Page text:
Corvey Project

Adopt an Author


Karen Rogers: Elizabeth Bonhote

This study will attempt to evaluate the work of Elizabeth Bonhote, placing her as a writer of essentially "popular fiction", specialising in moralistic, didactic novels advocating correct manners and behaviour. It will focus specifically on two novels and a series of poems that span her literary career. The Rambles of Mr Frankly, her first novel, follows the travels of a clergy man, offering advice and instruction along the way. Bungay Castle, her final novel, is a Gothic romance set in the Middle Ages. Bonhote’s fiction is particularly concerned with the domestic sphere and the problems inherent in the choice of one’s husband or wife. A series of poems written upon the destruction of the Corn Cross in Bungay, Suffolk provide a contrast in tone to the novels, and indicate an awareness of the socio-political situation that is rather less explicit in her fiction.

Bonhote was writing around the same time as women such as Jane Austen, Charlotte Smith and Ann Radcliffe, and this study will examine the ways she expressed similar concerns of society and marriage, and also used similar means - the Gothic, the romantic and the novel of sensibility – as those more famous authors to express them, albeit in a more "popular" manner.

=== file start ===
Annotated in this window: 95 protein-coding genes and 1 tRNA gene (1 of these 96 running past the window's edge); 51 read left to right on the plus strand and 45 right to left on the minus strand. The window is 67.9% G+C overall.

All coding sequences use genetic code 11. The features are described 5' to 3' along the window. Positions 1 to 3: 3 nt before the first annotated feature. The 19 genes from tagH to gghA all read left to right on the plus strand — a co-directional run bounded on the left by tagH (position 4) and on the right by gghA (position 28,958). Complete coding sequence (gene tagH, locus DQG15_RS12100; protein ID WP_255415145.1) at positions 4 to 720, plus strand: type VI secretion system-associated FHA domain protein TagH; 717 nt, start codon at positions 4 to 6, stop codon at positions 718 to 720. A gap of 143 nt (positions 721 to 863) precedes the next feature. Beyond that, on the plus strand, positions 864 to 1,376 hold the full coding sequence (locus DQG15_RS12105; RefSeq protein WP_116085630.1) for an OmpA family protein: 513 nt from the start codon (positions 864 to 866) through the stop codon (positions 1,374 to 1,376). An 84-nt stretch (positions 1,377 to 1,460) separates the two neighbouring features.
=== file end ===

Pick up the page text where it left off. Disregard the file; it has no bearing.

The study will also attempt to show the means Bonhote used, in her work, to circumvent the constraints placed upon her, as a writer during a time of revolutionary fervour in France and civil disobedience and suspicion in England, and as a woman in a confining, patriarchal society. These means included the use of the didactic, moral novel to assert her "seriousness" as a writer (distancing her work from the frivolity of others’ fiction), light-hearted subject matter to convey political comment, the possible use of the Gothic to comment upon the violence and cruelty of the foreign or alien "other", and finally the domestic romance to guide the reader towards an element of happiness, by accepting her position in the class-ridden, masculine-dominated society of late eighteenth and early nineteenth British society.